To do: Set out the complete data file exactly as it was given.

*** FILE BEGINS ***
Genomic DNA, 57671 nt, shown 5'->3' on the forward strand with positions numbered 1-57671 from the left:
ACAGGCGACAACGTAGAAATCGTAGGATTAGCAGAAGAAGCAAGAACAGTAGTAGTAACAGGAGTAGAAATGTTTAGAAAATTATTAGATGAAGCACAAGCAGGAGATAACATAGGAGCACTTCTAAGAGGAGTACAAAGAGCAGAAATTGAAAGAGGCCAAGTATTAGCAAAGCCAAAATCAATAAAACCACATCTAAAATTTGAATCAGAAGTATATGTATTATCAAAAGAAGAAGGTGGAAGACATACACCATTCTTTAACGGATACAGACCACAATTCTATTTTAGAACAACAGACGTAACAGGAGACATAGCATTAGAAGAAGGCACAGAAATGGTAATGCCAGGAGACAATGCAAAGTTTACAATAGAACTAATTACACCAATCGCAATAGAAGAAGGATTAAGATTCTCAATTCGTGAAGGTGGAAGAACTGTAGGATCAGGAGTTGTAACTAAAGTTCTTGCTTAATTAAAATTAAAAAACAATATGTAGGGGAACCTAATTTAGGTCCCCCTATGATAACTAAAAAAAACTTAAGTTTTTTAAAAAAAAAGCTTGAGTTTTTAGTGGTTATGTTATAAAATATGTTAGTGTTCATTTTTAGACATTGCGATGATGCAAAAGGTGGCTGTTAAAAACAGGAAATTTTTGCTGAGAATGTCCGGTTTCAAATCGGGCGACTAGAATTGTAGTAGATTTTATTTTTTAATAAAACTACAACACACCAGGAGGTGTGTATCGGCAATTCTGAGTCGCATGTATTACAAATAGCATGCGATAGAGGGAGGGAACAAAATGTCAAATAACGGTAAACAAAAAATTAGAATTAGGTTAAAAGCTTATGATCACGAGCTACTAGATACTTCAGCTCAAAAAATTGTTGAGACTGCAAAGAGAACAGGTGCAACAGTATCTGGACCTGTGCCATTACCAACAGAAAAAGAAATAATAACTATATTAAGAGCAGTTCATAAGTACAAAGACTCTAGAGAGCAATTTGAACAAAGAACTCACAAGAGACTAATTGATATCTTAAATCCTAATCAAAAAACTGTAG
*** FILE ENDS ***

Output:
Genomic DNA, 57671 nt, shown 5'->3' on the forward strand with positions numbered 1-57671 from the left:
ACAGGCGACAACGTAGAAATCGTAGGATTAGCAGAAGAAGCAAGAACAGTAGTAGTAACAGGAGTAGAAATGTTTAGAAAATTATTAGATGAAGCACAAGCAGGAGATAACATAGGAGCACTTCTAAGAGGAGTACAAAGAGCAGAAATTGAAAGAGGCCAAGTATTAGCAAAGCCAAAATCAATAAAACCACATCTAAAATTTGAATCAGAAGTATATGTATTATCAAAAGAAGAAGGTGGAAGACATACACCATTCTTTAACGGATACAGACCACAATTCTATTTTAGAACAACAGACGTAACAGGAGACATAGCATTAGAAGAAGGCACAGAAATGGTAATGCCAGGAGACAATGCAAAGTTTACAATAGAACTAATTACACCAATCGCAATAGAAGAAGGATTAAGATTCTCAATTCGTGAAGGTGGAAGAACTGTAGGATCAGGAGTTGTAACTAAAGTTCTTGCTTAATTAAAATTAAAAAACAATATGTAGGGGAACCTAATTTAGGTCCCCCTATGATAACTAAAAAAAACTTAAGTTTTTTAAAAAAAAAGCTTGAGTTTTTAGTGGTTATGTTATAAAATATGTTAGTGTTCATTTTTAGACATTGCGATGATGCAAAAGGTGGCTGTTAAAAACAGGAAATTTTTGCTGAGAATGTCCGGTTTCAAATCGGGCGACTAGAATTGTAGTAGATTTTATTTTTTAATAAAACTACAACACACCAGGAGGTGTGTATCGGCAATTCTGAGTCGCATGTATTACAAATAGCATGCGATAGAGGGAGGGAACAAAATGTCAAATAACGGTAAACAAAAAATTAGAATTAGGTTAAAAGCTTATGATCACGAGCTACTAGATACTTCAGCTCAAAAAATTGTTGAGACTGCAAAGAGAACAGGTGCAACAGTATCTGGACCTGTGCCATTACCAACAGAAAAAGAAATAATAACTATATTAAGAGCAGTTCATAAGTACAAAGACTCTAGAGAGCAATTTGAACAAAGAACTCACAAGAGACTAATTGATATCTTAAATCCTAATCAAAAAACTGTAG